Anyway, back to the present. By the time we arrived at the Kakukyu miso factory, the light was starting to fade. A very dainty guide, with a megaphone almost as big as her torso, guided us around the production facility. This particular factory retained a lot of its older structures, so entering the compound was like stepping back in time. We were first shown the museum, featuring life sized wax figures replicating the way miso was produced way back when. We then were shown the holding facility for miso being fermented. It takes a huge facility as mame-miso takes two years to make. The only things used are soy bean, salt, steam, and koji cultures to start the fermentation process. After the basic material is made, it is packed into HUGE barrels and stored for two years. No air conditioning or heating required, just ambient conditions. The barrels are approximately 180 centimeters in circumference and 180 centimeters in depth. Each barrel holds six tons of miso. I asked our guide what the street value of each barrel is, but she didn’t know. One remarkable thing I noticed was the use of organically grown soy beans. Many barrels and pallets were emblazoned with the word yuuki, meaning organic.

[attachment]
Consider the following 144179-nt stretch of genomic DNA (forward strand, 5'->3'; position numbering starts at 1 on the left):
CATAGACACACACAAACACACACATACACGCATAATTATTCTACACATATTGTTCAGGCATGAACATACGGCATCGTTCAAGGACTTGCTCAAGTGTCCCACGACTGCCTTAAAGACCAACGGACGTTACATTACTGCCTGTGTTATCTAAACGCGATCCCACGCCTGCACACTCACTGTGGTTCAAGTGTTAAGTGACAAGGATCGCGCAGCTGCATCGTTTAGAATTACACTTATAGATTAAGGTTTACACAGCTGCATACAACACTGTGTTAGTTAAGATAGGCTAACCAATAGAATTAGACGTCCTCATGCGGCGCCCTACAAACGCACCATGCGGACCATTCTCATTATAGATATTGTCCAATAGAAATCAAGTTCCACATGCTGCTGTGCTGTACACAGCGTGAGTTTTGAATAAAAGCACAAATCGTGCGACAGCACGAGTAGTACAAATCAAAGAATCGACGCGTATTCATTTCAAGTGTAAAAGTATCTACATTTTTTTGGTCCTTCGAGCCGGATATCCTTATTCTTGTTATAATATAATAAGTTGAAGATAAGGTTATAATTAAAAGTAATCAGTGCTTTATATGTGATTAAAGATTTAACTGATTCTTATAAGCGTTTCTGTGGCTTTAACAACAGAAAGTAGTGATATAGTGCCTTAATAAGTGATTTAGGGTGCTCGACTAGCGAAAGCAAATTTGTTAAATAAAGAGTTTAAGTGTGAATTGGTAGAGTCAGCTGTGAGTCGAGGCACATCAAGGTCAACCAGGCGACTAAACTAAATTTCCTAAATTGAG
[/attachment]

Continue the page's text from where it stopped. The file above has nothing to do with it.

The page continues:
When the tour was over, we sampled miso soup made with soy bean + rice miso, then 100% soy bean miso. We then entered the souvenir store. Using the price which I paid for 400 grams of the mid grade mame-miso, I calculated the street value of one six-ton barrel to be 12900000 yen, or about 115K US dollars. Considering there were close to 500 barrels in the storage facility we were shown…WOW!



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Born and raised in Kamakura, Japan, Bill Young is a former U.S. Navy Lieutenant Commander who drove ships all around the Pacific Ocean and beyond. He was a U.S. Navy designated Anti-Terrorism Training Officer and spent two years in Southeast Asia, ensuring the safety of U.S. Navy ships, aircraft, and personnel. Based on the foundation of 20 years of service in the military, he now considers terrorism from the perspective of the average Japanese citizen and teaches, in Japanese, anti-terrorism measures, personal security measures, and information security practices to firms and individuals with vested interests overseas. His Website:https://www.rhumbline.co.jp/en